The snow shimmers like a blanket of diamonds under a blue sky framed by rugged mountains, sheer red-rock cliffs and haunting hoodoos. Orcas play in its waters, while polar bears prowl the sea ice. Here, near Admiralty Inlet, the world’s largest fjord, the summer sun shines 24 hours a day, while in winter the northern lights offer a stunning show of dancing colour. Spot narwhal and the red-throated loon. Warm your body and soul with tea steeped in the melted chips of an iceberg. Sample traditional Inuit cooking. And visit a sod house, a structure that sheltered the Inuit peoples for thousands of years.
When people see Arctic Bay for the first time, many are left speechless. “The looks on their faces, the awe, tells you everything,” says Gene O’Donnell, manager of Arctic Bay Adventures, located in the fly-in hamlet of Arctic Bay, Nunavut, on the northwest corner of Baffin Island. “It is a different world here, unlike anywhere else on earth.”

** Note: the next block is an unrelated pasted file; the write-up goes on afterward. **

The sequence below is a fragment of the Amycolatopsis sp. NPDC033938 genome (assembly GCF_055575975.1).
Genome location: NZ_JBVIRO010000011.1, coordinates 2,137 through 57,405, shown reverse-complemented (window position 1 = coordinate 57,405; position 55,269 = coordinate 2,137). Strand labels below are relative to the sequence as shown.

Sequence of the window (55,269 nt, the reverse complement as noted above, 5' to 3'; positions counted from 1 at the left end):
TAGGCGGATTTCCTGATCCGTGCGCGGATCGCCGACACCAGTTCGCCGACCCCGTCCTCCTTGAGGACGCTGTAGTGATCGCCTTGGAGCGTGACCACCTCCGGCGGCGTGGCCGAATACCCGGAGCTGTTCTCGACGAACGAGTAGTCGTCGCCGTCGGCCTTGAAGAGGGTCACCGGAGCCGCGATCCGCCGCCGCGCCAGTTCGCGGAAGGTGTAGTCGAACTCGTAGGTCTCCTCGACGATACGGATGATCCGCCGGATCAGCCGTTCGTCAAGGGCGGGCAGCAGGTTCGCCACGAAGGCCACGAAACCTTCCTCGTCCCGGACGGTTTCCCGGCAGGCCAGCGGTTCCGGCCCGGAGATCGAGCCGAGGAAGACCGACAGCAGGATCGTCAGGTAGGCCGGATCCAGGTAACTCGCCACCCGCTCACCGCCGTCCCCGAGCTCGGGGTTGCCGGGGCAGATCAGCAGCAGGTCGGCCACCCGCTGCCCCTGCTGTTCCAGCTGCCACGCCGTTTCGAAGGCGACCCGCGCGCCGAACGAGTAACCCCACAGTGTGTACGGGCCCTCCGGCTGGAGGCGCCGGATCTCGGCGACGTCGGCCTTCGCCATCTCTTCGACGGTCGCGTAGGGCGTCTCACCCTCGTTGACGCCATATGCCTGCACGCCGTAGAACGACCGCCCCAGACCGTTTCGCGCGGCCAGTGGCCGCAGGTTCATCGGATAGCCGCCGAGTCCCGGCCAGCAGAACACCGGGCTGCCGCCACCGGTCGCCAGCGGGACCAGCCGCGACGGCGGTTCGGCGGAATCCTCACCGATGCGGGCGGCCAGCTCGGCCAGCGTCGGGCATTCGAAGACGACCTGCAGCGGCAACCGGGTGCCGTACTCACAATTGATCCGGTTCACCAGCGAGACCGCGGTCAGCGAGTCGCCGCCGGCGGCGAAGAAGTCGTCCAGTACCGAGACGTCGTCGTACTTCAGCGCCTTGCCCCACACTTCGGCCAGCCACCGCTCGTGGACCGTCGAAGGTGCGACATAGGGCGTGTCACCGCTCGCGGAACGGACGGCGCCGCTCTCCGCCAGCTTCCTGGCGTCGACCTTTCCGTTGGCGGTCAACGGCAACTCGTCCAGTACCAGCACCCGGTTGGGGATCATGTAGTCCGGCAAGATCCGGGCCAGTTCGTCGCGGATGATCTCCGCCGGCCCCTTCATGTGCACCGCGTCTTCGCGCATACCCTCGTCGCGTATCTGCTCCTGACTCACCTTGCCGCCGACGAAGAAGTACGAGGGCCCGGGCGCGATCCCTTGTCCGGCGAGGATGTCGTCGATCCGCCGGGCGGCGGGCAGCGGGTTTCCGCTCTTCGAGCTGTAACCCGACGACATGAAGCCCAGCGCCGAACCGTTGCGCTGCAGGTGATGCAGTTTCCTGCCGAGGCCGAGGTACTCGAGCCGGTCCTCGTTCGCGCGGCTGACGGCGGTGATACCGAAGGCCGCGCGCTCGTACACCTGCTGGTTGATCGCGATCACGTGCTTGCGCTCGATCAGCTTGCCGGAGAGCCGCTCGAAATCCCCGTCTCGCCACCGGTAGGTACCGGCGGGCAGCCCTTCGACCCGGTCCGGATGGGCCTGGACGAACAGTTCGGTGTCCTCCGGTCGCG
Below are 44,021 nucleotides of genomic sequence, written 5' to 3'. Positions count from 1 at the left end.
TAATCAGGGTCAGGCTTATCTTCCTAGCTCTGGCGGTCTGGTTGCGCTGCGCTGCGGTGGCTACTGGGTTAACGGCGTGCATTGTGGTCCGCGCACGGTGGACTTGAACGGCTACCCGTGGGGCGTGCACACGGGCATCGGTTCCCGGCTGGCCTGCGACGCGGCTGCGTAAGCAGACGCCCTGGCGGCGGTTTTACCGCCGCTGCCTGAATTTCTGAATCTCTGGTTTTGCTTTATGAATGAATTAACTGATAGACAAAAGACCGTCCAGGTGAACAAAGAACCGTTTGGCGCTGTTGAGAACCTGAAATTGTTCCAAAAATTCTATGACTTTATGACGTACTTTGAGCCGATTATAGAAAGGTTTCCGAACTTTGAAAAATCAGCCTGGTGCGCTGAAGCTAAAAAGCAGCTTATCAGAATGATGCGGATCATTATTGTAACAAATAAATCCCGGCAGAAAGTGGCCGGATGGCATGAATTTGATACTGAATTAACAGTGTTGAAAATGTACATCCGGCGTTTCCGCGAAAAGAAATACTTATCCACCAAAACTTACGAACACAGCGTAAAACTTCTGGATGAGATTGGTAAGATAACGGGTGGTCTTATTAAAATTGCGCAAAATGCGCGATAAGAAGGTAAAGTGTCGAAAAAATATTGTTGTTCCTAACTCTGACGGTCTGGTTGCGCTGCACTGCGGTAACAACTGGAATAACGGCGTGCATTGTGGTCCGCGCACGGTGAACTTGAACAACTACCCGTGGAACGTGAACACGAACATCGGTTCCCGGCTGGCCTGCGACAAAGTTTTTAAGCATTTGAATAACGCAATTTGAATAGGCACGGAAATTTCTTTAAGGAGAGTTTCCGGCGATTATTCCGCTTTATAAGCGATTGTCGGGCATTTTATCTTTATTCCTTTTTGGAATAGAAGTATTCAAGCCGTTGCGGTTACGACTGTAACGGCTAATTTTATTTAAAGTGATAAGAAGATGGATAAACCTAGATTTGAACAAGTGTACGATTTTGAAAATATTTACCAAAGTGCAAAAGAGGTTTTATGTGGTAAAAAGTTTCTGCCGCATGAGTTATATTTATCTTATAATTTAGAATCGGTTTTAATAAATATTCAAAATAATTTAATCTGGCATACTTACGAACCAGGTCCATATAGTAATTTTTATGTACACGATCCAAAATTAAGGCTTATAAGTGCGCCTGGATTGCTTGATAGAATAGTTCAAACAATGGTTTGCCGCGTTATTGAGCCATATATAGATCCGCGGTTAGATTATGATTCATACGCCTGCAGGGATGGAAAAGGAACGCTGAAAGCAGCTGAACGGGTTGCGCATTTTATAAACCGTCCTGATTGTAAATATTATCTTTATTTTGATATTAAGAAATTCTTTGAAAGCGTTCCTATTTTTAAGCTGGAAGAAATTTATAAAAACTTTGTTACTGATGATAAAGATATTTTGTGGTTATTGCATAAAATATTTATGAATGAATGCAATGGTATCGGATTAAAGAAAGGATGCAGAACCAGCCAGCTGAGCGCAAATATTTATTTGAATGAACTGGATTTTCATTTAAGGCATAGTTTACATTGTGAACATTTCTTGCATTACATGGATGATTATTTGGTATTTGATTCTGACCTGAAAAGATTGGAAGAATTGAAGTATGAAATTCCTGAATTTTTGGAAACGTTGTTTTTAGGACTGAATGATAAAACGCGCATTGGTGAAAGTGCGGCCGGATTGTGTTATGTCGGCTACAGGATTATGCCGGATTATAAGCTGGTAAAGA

Arctic Bay Adventures offers a variety of activities and expeditions to guests, from learning about the nomadic ways of the Inuit and taking in traditional song and dance to hiking, canoeing and birdwatching with experienced local guides. “The beauty of the land, the roughness of it, is hard to explain,” says O’Donnell of this magical place in one of the world’s most remote communities. “It has to be experienced first-hand.”